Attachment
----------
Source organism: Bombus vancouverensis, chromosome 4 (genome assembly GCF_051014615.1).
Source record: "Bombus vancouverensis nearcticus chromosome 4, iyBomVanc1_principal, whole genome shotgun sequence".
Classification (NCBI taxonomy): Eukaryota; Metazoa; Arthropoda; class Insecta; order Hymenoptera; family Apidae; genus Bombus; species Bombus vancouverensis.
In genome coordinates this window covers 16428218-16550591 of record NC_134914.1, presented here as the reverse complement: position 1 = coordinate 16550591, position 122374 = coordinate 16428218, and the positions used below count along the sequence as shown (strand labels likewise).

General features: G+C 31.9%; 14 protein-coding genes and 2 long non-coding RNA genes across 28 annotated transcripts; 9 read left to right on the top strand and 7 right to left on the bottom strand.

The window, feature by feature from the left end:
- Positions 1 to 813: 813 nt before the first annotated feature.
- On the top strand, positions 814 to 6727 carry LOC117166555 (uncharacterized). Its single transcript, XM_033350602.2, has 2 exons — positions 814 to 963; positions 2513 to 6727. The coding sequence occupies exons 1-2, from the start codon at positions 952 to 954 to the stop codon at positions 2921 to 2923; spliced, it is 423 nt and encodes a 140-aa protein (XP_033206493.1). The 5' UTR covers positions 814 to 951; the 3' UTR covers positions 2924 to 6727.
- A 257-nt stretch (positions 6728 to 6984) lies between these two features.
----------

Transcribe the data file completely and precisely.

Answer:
Source organism: Bombus vancouverensis, chromosome 4 (genome assembly GCF_051014615.1).
Source record: "Bombus vancouverensis nearcticus chromosome 4, iyBomVanc1_principal, whole genome shotgun sequence".
Classification (NCBI taxonomy): Eukaryota; Metazoa; Arthropoda; class Insecta; order Hymenoptera; family Apidae; genus Bombus; species Bombus vancouverensis.
In genome coordinates this window covers 16428218-16550591 of record NC_134914.1, presented here as the reverse complement: position 1 = coordinate 16550591, position 122374 = coordinate 16428218, and the positions used below count along the sequence as shown (strand labels likewise).

General features: G+C 31.9%; 14 protein-coding genes and 2 long non-coding RNA genes across 28 annotated transcripts; 9 read left to right on the top strand and 7 right to left on the bottom strand.

The window, feature by feature from the left end:
- Positions 1 to 813: 813 nt before the first annotated feature.
- On the top strand, positions 814 to 6727 carry LOC117166555 (uncharacterized). Its single transcript, XM_033350602.2, has 2 exons — positions 814 to 963; positions 2513 to 6727. The coding sequence occupies exons 1-2, from the start codon at positions 952 to 954 to the stop codon at positions 2921 to 2923; spliced, it is 423 nt and encodes a 140-aa protein (XP_033206493.1). The 5' UTR covers positions 814 to 951; the 3' UTR covers positions 2924 to 6727.
- A 257-nt stretch (positions 6728 to 6984) lies between these two features.